Vision loss isn’t anything to mess around with. If you are experiencing sudden vision loss in one eye, it’s important to stop what you’re doing, call your eye doctor, and head to the emergency room ASAP. While you’re passing time in the waiting room, you might want to familiarize yourself with some of the common causes behind this eye emergency.
Sudden Vision Loss in One Eye
If you are having a stroke, you might experience vision loss in one of your eyes. When an artery becomes blocked or ruptures, it typically causes weakness and loss of use on one side of your body, which includes your eye. Look for the other signs of a stroke by thinking FAST:
- Face: Does one side of your face slouch when you try to smile?
- Arms: When you try to raise both arms, does one drop?
- Speech: Are you slurring your speech?
- Time: Seek medical help as fast as you can if you are experiencing one or more of these symptoms.
If you aren’t showing the symptoms of a typical stroke, you might be having an eye stroke. This occurs when a clogged artery obstructs the flow of blood to your retina. Check for the symptoms of an eye stroke:
- Floaters: Are you seeing gray spots floating around? Floaters are actually blood and other fluids that have clumped in the vitreous of your eye.
- Eye Pressure: Eye strokes are usually painless, but you might notice a feeling of pressure in one of your eyes.
- Blurry Vision or Complete Vision Loss in One Eye: Eye strokes can occur suddenly or gradually. If you are dealing with blurry vision in just one eye, it could be a sign that you’re experiencing the early stages of an eye stroke. This can quickly escalate into complete vision loss in one eye.
Another common cause of sudden vision loss in one eye is a detached retina. Luckily, surgery can correct most detached retinas, but it is important to receive help quickly. You might not experience any pain from a detached retina, and there is more than one cause of this eye emergency:
- Eye trauma from an injury
- Neovascularization (the development of new blood vessels in your eye)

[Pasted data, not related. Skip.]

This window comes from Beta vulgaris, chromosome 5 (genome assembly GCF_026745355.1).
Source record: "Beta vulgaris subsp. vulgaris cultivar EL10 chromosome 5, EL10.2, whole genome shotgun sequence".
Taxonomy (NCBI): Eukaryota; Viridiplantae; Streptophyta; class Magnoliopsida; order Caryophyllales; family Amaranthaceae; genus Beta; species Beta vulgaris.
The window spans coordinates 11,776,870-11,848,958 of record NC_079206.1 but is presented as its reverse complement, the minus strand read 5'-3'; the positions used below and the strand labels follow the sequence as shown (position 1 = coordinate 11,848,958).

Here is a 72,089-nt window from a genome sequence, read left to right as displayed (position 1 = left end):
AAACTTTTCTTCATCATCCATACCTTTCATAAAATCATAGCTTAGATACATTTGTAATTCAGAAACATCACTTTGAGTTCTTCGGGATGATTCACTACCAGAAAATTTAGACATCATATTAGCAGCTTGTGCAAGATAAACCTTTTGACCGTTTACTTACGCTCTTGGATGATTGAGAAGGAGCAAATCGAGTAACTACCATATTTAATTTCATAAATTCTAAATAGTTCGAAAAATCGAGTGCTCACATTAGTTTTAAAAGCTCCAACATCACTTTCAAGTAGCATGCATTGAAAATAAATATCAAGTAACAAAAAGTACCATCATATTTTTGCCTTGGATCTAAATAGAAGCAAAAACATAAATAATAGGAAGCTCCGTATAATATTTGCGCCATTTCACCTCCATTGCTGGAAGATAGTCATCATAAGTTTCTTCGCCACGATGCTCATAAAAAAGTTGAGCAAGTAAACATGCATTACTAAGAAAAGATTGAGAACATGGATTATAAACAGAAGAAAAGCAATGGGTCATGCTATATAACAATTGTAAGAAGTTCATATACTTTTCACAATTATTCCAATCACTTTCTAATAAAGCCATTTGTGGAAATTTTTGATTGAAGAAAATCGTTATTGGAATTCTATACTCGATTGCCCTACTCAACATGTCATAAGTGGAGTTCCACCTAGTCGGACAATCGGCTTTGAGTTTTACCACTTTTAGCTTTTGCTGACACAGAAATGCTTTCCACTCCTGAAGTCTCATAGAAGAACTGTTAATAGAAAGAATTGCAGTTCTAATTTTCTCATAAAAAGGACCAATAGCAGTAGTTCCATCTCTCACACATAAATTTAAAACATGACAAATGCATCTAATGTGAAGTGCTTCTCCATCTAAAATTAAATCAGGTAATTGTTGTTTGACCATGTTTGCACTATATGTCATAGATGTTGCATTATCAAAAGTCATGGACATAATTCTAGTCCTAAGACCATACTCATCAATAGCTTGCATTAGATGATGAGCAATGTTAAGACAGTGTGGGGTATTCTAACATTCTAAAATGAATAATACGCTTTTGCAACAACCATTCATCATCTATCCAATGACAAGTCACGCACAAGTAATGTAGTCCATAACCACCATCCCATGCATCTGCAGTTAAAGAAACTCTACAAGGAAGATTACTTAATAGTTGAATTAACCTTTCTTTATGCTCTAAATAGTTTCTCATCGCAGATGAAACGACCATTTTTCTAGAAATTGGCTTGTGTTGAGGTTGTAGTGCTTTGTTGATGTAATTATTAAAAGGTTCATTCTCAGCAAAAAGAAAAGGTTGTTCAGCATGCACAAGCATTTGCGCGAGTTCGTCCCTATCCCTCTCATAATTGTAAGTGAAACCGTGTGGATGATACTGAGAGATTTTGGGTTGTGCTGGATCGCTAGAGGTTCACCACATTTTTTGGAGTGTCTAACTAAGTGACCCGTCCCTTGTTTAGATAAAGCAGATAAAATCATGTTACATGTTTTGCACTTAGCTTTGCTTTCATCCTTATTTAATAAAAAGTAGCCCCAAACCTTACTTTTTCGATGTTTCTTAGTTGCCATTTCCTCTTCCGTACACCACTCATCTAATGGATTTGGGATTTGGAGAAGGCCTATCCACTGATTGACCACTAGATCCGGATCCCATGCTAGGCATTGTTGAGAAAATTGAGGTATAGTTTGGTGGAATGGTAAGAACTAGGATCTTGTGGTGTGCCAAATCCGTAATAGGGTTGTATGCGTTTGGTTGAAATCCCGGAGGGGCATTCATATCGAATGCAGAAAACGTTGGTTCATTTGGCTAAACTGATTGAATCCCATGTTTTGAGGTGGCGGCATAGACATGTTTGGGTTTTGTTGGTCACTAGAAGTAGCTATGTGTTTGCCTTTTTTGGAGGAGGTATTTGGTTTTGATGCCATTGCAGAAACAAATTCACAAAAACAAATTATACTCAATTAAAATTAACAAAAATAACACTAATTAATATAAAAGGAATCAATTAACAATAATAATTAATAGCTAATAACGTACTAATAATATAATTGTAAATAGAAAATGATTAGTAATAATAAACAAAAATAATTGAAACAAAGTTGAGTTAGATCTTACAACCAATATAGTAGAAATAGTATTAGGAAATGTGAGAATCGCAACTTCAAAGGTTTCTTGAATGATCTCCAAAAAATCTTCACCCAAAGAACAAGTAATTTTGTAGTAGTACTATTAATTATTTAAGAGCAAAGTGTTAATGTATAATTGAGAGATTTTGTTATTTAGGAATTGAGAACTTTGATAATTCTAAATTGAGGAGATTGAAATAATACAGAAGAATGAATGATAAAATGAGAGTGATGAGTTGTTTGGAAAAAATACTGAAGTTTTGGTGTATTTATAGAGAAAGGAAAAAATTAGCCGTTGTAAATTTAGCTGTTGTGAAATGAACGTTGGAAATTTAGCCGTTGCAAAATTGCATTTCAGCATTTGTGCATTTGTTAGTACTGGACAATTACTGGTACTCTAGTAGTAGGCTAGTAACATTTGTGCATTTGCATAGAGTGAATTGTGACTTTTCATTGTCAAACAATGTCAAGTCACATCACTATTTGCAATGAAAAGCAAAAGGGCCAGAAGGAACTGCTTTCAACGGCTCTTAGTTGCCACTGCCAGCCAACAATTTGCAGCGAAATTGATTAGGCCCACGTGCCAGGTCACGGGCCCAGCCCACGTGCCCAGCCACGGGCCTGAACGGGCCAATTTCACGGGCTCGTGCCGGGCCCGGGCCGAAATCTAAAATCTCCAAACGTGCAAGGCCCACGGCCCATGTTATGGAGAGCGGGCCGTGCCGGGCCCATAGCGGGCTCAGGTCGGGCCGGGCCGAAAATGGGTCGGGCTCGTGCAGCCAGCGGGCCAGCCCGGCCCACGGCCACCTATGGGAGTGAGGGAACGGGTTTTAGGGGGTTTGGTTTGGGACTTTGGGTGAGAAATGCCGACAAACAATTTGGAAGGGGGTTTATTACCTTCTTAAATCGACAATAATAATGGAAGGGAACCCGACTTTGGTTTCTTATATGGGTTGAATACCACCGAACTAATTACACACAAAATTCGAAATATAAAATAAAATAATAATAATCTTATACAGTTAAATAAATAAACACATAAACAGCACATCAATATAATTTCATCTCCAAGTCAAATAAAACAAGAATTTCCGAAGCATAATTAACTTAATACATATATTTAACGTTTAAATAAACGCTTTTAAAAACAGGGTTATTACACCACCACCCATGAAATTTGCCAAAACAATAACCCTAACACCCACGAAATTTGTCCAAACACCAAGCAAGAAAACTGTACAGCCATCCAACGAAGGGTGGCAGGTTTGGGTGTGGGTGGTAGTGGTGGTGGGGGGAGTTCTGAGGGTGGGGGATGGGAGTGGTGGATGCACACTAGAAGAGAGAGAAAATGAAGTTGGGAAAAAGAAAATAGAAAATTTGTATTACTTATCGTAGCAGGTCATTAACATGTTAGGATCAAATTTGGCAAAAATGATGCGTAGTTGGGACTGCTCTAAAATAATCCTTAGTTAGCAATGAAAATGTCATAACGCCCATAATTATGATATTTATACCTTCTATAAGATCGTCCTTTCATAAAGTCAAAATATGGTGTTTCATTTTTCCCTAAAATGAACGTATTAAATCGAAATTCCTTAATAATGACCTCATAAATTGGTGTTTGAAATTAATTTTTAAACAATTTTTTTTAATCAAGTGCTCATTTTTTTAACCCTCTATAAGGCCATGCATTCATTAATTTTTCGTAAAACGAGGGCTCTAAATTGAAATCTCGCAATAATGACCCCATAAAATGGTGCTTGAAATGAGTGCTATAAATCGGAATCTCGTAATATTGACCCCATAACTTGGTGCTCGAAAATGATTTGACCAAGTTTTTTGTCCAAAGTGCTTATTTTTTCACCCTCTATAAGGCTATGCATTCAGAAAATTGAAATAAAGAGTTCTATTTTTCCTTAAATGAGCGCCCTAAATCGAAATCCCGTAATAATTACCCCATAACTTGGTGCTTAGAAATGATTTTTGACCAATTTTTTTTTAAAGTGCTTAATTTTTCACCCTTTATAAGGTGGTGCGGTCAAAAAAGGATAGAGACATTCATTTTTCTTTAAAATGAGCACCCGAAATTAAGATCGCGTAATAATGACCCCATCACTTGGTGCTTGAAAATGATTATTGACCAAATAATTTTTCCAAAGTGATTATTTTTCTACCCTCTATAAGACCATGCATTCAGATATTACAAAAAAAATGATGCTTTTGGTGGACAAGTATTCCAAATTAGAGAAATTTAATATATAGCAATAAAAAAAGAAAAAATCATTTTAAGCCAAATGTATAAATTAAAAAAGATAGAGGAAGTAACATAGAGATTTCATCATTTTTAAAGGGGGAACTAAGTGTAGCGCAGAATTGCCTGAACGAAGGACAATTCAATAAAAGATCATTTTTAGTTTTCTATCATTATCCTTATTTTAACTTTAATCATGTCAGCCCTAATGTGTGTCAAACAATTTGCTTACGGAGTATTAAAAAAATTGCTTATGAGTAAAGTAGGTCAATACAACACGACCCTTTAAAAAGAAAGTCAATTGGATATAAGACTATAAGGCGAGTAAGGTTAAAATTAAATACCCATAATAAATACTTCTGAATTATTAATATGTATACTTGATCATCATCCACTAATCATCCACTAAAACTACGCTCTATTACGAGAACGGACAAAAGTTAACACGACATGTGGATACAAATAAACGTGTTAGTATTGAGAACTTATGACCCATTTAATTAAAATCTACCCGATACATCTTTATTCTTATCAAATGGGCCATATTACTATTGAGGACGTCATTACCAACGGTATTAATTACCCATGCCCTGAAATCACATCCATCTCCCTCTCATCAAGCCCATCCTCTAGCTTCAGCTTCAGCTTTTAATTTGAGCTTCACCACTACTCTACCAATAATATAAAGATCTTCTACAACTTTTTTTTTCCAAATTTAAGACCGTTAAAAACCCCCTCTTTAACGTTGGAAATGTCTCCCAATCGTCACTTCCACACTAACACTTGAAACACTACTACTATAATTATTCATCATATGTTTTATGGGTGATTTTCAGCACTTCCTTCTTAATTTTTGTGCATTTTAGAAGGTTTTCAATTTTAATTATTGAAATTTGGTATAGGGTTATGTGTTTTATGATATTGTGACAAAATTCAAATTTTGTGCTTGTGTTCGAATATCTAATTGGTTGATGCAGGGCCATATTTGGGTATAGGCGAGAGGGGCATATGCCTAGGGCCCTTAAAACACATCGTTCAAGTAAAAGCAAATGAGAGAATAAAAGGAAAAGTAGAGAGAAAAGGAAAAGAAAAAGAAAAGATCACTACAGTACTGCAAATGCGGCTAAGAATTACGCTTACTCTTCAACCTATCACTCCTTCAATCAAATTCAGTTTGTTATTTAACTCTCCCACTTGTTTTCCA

- Poorly controlled diabetes
Other Health Issues
Sudden vision loss in one eye can actually be a sign of a greater health issue. If you are experiencing trouble seeing out of one eye, make sure to tell your doctor if you struggle with a related health problem:
- Autoimmune diseases can cause your body to attack your own tissues. If you have one autoimmune disease, you might be at risk for another (source).
- A brain tumor can disrupt the flow of signals in your brain. This nerve damage can cause blindness in one eye.
- Migraines can cause visual auras. If your vision loss is accompanied by a migraine, it might subside when your migraine goes away.
When it comes to an eye emergency like sudden vision loss in one eye, time is of the essence. Waiting to seek treatment could cost you your vision, so contact your eye care specialist immediately and head to the emergency room.
If you live in southwest Missouri, contact Heffington’s. Since 1975, the Heffington family has been assisting the Springfield community with top-quality eye care and affordable eyeglasses and contacts. One of the unique features of our family-owned business is that we manufacture lenses at our own laboratory, giving us total control over the service and pricing, and we’re happy to pass our savings on to you. To learn more about our products and services, please get in touch with us online, send an email to firstname.lastname@example.org, or give us a call at 417-869-3937 (Optiland location) or 417-882-3937 (House of Vision location). We look forward to hearing from you!